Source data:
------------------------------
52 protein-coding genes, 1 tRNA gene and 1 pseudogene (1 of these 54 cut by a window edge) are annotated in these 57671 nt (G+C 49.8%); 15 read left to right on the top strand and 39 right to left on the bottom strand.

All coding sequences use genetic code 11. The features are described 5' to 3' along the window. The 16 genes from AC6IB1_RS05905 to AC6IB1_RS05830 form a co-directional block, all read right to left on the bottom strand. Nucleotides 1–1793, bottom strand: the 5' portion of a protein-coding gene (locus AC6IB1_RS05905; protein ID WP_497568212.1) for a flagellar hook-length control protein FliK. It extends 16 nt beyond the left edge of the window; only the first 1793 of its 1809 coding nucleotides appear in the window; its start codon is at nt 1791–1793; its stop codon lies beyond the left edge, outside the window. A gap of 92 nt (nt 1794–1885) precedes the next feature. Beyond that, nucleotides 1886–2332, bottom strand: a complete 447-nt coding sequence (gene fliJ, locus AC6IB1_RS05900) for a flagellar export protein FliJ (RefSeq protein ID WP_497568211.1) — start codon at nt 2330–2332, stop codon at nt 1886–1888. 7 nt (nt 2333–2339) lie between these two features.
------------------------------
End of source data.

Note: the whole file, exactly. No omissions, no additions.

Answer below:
52 protein-coding genes, 1 tRNA gene and 1 pseudogene (1 of these 54 cut by a window edge) are annotated in these 57671 nt (G+C 49.8%); 15 read left to right on the top strand and 39 right to left on the bottom strand.

All coding sequences use genetic code 11. The features are described 5' to 3' along the window. The 16 genes from AC6IB1_RS05905 to AC6IB1_RS05830 form a co-directional block, all read right to left on the bottom strand. Nucleotides 1–1793, bottom strand: the 5' portion of a protein-coding gene (locus AC6IB1_RS05905; protein ID WP_497568212.1) for a flagellar hook-length control protein FliK. It extends 16 nt beyond the left edge of the window; only the first 1793 of its 1809 coding nucleotides appear in the window; its start codon is at nt 1791–1793; its stop codon lies beyond the left edge, outside the window. A gap of 92 nt (nt 1794–1885) precedes the next feature. Beyond that, nucleotides 1886–2332, bottom strand: a complete 447-nt coding sequence (gene fliJ, locus AC6IB1_RS05900) for a flagellar export protein FliJ (RefSeq protein ID WP_497568211.1) — start codon at nt 2330–2332, stop codon at nt 1886–1888. 7 nt (nt 2333–2339) lie between these two features.